Nebraska’s lone nuclear plant was preparing to shut down Friday in the face of record rises in the Missouri River. Security shut down should occur if the river rises to 45.5 feet. This level was reached early Saturday.
Mark Becker, spokesman for the Nebraska Public Power District, previously explained that if the Missouri river rises to 45.5 feet this weekend, as projected by the NWS, the nuclear power plant, which accounts for 35 percent of NPPD’s power, will have to be shut down. The water surpassed that level early Saturday and reached an all-time record 45.64 inches.
Personnel with the Nebraska Public Power District have been sandbagging the levee that protects the nuclear plant to give it extra height. They were also sandbagging the doorways of the plant and preparing watertight drop-down doors.
Becker said the facility sits 13 feet above natural grade and the nuclear reactor sits an additional 14 feet higher than that.
A levee on the opposite side of the Missouri River also sits lower than the one protecting the facility, so Becker is confident the plant’s reactor will not be damaged by floodwaters and the facility may not take on much if any water.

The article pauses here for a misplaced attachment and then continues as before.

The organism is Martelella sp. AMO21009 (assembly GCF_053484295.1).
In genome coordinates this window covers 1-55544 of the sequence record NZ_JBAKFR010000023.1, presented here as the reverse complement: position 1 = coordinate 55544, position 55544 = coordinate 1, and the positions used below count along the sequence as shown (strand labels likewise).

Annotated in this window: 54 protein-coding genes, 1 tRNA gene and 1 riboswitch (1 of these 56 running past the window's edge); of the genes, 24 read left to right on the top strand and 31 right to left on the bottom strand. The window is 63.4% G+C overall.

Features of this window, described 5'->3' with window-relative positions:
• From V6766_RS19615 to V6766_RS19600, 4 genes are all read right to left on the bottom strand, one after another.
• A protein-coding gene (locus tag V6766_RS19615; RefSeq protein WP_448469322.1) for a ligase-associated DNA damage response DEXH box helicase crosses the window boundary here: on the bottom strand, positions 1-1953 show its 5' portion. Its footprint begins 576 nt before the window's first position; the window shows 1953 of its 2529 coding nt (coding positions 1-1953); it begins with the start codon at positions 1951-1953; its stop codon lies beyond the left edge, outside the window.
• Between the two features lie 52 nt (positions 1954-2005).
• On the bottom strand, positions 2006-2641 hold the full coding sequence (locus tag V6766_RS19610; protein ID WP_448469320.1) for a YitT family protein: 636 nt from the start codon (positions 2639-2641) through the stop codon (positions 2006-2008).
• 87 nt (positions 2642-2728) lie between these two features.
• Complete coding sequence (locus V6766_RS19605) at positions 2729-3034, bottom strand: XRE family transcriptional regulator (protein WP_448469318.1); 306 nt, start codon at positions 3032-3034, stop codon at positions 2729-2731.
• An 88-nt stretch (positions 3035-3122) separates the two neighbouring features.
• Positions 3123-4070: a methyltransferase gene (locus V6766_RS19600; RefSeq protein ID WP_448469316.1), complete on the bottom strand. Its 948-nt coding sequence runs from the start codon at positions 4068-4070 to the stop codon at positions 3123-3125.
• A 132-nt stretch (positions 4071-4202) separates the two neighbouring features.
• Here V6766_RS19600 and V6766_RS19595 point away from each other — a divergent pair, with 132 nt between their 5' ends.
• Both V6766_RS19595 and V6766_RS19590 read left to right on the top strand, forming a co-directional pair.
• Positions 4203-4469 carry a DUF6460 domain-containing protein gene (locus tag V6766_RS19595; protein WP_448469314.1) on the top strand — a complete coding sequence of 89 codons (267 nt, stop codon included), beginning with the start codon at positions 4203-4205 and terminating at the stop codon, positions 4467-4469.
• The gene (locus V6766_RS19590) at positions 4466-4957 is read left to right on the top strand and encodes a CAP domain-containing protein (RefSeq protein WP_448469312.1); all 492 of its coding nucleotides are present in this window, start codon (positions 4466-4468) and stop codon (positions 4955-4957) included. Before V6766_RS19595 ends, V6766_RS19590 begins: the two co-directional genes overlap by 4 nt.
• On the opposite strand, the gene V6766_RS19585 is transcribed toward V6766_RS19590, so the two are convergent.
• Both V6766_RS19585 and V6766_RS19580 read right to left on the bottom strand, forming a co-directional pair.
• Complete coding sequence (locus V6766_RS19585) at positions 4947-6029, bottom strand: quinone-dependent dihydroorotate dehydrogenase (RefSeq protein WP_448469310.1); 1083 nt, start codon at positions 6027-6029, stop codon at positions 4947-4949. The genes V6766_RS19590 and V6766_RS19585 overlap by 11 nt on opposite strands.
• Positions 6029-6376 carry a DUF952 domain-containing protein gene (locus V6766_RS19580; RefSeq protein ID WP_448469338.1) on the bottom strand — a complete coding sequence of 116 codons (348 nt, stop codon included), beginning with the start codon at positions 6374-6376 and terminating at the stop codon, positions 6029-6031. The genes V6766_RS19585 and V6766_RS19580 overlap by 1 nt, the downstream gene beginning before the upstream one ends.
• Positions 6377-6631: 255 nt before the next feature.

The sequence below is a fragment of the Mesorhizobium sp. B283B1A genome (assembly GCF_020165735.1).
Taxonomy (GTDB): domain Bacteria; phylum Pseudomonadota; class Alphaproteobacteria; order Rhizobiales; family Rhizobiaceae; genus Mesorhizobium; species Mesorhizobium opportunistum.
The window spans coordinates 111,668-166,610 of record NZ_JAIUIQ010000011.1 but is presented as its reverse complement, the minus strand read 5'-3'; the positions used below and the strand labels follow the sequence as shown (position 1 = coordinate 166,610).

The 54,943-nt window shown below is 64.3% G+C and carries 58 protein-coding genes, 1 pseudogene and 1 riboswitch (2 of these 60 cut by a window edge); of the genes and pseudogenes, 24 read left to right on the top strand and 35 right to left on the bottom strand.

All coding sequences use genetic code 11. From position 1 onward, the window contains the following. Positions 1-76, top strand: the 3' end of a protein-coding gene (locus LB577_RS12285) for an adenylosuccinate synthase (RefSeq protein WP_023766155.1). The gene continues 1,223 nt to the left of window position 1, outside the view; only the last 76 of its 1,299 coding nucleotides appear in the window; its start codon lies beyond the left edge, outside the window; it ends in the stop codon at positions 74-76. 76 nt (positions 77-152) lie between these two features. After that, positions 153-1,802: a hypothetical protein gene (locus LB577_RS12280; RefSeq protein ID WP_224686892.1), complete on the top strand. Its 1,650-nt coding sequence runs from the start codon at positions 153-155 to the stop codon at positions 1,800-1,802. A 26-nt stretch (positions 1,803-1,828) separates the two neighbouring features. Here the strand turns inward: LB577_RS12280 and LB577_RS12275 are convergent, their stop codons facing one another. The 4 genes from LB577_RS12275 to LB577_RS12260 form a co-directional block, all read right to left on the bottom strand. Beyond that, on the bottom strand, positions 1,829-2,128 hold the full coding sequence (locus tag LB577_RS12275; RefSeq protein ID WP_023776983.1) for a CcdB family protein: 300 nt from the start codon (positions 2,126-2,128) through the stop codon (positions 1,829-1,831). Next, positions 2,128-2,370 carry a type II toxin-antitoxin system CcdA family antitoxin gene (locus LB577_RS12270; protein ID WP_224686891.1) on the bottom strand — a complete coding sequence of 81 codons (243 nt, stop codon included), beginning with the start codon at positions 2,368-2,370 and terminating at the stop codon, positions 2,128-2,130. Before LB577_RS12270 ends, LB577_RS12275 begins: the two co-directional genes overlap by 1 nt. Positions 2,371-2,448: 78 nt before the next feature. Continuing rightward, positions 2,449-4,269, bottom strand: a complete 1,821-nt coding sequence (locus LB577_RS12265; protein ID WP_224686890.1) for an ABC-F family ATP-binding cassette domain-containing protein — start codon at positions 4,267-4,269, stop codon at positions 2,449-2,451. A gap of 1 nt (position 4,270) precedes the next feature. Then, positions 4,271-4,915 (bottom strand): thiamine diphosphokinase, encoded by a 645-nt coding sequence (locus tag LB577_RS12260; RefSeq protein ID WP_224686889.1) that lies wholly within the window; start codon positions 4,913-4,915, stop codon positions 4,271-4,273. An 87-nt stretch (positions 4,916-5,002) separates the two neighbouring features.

Becker said he doesn’t anticipate there will be any damage to the nuclear components of the facility if it does shut down. There is “concern” for the nuclear plant but it “is perfectly safe.”
“We don’t expect any safety issues but we do expect they will get flooding around them and if it gets too far they will shut it down. If it closes down, there will also not be an “issue with power supply“ because they can get power from other sources within the grid.
“It is something we’re really watching closely. Nuclear power plants are extremely conservative in their emergency plan. They will go to a new level of status way before they need to be. The Cooper Nuclear is absolutely not having any issues that create a safety issue for anyone.“
Thursday morning, the hydroelectric plant at the Spencer Dam on the Niobrara River was lost when the dam broke and a large ice floe jammed a hole in the building.
Flooding this year is higher than occurred in the historic, summer-long flood of 2011. During that 2011 flood, Cooper was able to continue functioning.
Severe flooding in Nebraska is threatening to swamp the Cooper Nuclear Station near Brownville. The reactor last faced a similar threat from the rising Missouri River during the summer of 2011.
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